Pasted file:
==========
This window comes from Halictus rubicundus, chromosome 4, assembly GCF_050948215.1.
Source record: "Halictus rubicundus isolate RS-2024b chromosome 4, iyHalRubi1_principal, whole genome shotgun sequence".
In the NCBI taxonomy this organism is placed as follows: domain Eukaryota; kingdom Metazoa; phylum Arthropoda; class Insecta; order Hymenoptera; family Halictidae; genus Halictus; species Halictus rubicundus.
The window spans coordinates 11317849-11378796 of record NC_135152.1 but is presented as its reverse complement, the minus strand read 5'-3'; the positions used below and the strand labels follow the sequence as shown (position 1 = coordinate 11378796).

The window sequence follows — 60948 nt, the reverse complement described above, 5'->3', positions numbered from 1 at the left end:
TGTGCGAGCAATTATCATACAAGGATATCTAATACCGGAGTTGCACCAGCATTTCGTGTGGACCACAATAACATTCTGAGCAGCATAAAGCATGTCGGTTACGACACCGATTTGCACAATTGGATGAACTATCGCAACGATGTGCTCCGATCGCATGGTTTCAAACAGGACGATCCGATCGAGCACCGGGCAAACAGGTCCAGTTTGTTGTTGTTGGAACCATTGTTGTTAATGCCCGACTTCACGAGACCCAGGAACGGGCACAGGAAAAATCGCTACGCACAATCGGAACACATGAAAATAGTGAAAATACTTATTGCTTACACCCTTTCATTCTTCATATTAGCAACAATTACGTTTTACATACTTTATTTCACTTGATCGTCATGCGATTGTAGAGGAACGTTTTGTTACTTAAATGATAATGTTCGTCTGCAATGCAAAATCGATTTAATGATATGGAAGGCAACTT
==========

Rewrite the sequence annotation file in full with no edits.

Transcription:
This window comes from Halictus rubicundus, chromosome 4, assembly GCF_050948215.1.
Source record: "Halictus rubicundus isolate RS-2024b chromosome 4, iyHalRubi1_principal, whole genome shotgun sequence".
In the NCBI taxonomy this organism is placed as follows: domain Eukaryota; kingdom Metazoa; phylum Arthropoda; class Insecta; order Hymenoptera; family Halictidae; genus Halictus; species Halictus rubicundus.
The window spans coordinates 11317849-11378796 of record NC_135152.1 but is presented as its reverse complement, the minus strand read 5'-3'; the positions used below and the strand labels follow the sequence as shown (position 1 = coordinate 11378796).

The window sequence follows — 60948 nt, the reverse complement described above, 5'->3', positions numbered from 1 at the left end:
TGTGCGAGCAATTATCATACAAGGATATCTAATACCGGAGTTGCACCAGCATTTCGTGTGGACCACAATAACATTCTGAGCAGCATAAAGCATGTCGGTTACGACACCGATTTGCACAATTGGATGAACTATCGCAACGATGTGCTCCGATCGCATGGTTTCAAACAGGACGATCCGATCGAGCACCGGGCAAACAGGTCCAGTTTGTTGTTGTTGGAACCATTGTTGTTAATGCCCGACTTCACGAGACCCAGGAACGGGCACAGGAAAAATCGCTACGCACAATCGGAACACATGAAAATAGTGAAAATACTTATTGCTTACACCCTTTCATTCTTCATATTAGCAACAATTACGTTTTACATACTTTATTTCACTTGATCGTCATGCGATTGTAGAGGAACGTTTTGTTACTTAAATGATAATGTTCGTCTGCAATGCAAAATCGATTTAATGATATGGAAGGCAACTT